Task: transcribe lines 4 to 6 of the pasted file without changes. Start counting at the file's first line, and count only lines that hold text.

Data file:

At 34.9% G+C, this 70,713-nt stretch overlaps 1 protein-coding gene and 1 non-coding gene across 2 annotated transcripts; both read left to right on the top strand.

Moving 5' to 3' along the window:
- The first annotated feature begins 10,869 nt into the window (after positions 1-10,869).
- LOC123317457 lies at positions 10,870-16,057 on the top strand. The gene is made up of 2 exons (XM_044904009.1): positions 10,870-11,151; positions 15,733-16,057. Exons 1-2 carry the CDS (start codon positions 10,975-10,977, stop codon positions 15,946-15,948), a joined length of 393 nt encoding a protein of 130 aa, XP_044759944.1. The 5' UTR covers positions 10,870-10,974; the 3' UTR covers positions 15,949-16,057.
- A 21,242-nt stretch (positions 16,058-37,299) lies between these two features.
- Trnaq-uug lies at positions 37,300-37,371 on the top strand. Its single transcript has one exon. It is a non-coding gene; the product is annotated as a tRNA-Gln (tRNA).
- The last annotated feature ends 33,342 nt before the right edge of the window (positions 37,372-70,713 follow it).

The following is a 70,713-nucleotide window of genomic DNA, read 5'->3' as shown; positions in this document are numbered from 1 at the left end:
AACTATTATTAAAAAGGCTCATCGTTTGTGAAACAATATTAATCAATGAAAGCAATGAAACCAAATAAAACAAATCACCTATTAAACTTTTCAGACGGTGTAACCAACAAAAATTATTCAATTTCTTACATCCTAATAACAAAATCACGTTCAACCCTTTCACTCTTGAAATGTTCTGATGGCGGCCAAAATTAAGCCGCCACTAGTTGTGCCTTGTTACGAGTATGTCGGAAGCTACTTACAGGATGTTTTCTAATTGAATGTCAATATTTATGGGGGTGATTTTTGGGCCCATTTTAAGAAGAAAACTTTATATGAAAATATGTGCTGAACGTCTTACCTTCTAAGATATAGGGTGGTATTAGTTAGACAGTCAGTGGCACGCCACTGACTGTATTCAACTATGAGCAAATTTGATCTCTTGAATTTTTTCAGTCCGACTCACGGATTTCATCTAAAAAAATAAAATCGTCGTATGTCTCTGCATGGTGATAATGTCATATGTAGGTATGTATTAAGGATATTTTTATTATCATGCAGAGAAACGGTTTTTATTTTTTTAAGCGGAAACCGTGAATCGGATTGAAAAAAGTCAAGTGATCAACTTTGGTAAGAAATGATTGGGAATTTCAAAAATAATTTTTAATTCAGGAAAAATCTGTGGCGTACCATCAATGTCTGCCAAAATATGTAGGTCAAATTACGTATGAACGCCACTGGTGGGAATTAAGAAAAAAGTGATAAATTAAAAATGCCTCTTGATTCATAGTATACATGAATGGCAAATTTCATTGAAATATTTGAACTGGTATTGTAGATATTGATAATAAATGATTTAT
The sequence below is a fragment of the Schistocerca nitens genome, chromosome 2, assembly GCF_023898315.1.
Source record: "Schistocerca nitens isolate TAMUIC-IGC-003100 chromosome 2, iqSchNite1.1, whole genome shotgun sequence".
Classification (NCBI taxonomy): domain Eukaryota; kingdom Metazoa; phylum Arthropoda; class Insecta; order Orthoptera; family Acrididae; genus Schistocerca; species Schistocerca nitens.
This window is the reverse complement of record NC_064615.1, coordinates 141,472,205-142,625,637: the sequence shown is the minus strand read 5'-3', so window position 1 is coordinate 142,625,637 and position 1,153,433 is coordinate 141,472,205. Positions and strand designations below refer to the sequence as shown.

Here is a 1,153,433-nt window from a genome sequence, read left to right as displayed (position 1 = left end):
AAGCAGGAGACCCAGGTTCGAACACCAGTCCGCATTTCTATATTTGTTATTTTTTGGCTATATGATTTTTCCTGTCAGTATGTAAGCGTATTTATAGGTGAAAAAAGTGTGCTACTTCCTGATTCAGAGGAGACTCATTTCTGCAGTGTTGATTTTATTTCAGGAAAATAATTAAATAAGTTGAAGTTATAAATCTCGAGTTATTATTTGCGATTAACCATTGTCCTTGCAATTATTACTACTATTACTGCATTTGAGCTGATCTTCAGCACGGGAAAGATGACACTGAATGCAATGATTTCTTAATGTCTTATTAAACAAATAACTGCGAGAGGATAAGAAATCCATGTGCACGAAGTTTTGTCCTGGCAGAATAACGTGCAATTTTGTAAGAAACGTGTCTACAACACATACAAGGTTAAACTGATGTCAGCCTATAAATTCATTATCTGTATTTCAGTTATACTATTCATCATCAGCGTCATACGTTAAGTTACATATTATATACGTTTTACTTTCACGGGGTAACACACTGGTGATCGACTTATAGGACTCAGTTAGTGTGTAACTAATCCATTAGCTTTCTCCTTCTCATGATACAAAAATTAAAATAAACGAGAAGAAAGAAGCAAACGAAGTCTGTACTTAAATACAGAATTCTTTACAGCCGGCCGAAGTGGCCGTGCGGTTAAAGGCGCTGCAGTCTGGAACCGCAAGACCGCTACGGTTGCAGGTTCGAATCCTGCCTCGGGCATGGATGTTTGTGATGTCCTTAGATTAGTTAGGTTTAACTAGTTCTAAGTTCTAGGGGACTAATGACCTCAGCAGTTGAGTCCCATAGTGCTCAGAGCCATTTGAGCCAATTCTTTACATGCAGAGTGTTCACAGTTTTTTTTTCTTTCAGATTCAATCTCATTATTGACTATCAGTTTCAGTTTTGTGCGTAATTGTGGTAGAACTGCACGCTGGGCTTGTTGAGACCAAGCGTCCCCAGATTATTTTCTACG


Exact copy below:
- LOC123317457 lies at positions 10,870-16,057 on the top strand. The gene is made up of 2 exons (XM_044904009.1): positions 10,870-11,151; positions 15,733-16,057. Exons 1-2 carry the CDS (start codon positions 10,975-10,977, stop codon positions 15,946-15,948), a joined length of 393 nt encoding a protein of 130 aa, XP_044759944.1. The 5' UTR covers positions 10,870-10,974; the 3' UTR covers positions 15,949-16,057.
- A 21,242-nt stretch (positions 16,058-37,299) lies between these two features.
- Trnaq-uug lies at positions 37,300-37,371 on the top strand. Its single transcript has one exon. It is a non-coding gene; the product is annotated as a tRNA-Gln (tRNA).